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Osinbajo seeks Inter-Agency synergy to tackle border security

Vice President Yemi Osinbajo, on Monday, called for strong synergy amongst government agencies and other stakeholders for a more effective border management in Nigeria.

Osinbajo stated this during the virtual presentation of the research report of the National Defence College Course 28 titled “Border Management & National Development in Nigeria: The ECOWAS Protocol Relating to Free Movement of Persons, Residence & Establishment in Perspective”.

Nigeria border with over 1000 entry points had over the years fàced management challenges, making it one of the most poorly secured.

Nigeria is regarded as 32nd largest country in the world with an area of 923,768 km and about 4,047km of border line and a costline of 850km.

Nigeria,s has a total distance of 773 km border with Benin, 1497 km with Niger, 87km with Chad and 1690 km Cameroon, 1690 km

Osinbajo noted that a renewed effort will be channeled towards improving synergy amongst agencies involved in border management.

The Vice President noted that border management affects the economy very considerably hence the need to get all agencies involved in the sector together.

According to him, “It is absolutely the correct thing to do, to try and see how we can unify agencies concerned with border management so that there is synergy. We must come back to the question of synergy. Why it is that we have the kinds of problems that we have at the borders and ports, and why the delays?”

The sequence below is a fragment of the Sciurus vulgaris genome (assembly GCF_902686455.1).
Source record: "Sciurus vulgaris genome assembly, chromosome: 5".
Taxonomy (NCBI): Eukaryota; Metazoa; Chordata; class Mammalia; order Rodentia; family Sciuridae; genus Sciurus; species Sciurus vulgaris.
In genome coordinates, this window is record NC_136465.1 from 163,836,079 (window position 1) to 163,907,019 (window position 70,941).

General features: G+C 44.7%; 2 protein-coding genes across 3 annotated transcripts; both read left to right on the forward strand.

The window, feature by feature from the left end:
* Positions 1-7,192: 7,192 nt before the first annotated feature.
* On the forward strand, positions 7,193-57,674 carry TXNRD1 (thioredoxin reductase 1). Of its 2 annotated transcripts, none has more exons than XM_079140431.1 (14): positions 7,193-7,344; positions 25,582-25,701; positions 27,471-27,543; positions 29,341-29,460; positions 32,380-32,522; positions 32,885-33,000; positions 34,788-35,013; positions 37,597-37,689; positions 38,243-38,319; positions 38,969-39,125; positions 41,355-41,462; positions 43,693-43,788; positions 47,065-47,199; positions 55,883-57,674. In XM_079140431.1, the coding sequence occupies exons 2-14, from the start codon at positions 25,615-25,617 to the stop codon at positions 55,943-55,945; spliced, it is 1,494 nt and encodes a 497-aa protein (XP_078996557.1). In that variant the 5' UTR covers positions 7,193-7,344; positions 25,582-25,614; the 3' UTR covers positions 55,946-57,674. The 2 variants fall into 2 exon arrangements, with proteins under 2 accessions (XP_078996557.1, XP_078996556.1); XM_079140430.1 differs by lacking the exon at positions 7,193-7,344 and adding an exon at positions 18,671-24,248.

He however commended the participants for a thoroughly researched paper, which he said touched on important national issues even as he promised that efforts would be made to adopt and implement key recommendations.

“I commend you for a very comprehensive, thought-provoking and well-researched paper. The point that has been made also is that we can see the importance of synergy even here. Here is a situation where relevant services have come together including international participants with experience in the relevant areas, and have made what I think is really a seminal contribution to our ideas about border management.

“I like the fact that you have addressed very practical issues and also very contemporary questions that we have to deal with not just as matters of security and human trafficking but perhaps on a broader scale for the generality of our people and the Nigerian economy at a very difficult time.

“There is no question at all that whatever we do with respect to border management will affect our economy very considerably.

“I think that the questions that you have addressed really goes to the root of our economic survival. Some of the things that you have said are spot on. And what we really need to do is to see how to implement some of these suggestions.”

The report presented by leader of the team, Babatunde Omopariola, and other members, including, Raymond Utsaha; O A Oshatuberu; Ehimen Ejodame; and Jitendra Singh, had identified the lack of coordination as a major weakness in Nigeria’s border management sector.

They therefore recommended the adoption of a comprehensive border surveillance programme and the creation of National Border Management Service, amongst others.

Participants present at the event include the Commandant of the National Defence College, Rear Admiral Mackson Kadiri, and other principal officers of the College; the Director-General of the Border Communities Development Agency, Capt. Junaid Abdullahi; the Special Adviser to the President on Economic Matters, Amb. Adeyemi Dipeolu; and the Special Adviser to the President on Ease of Doing Business, Dr. Jumoke Oduwole.

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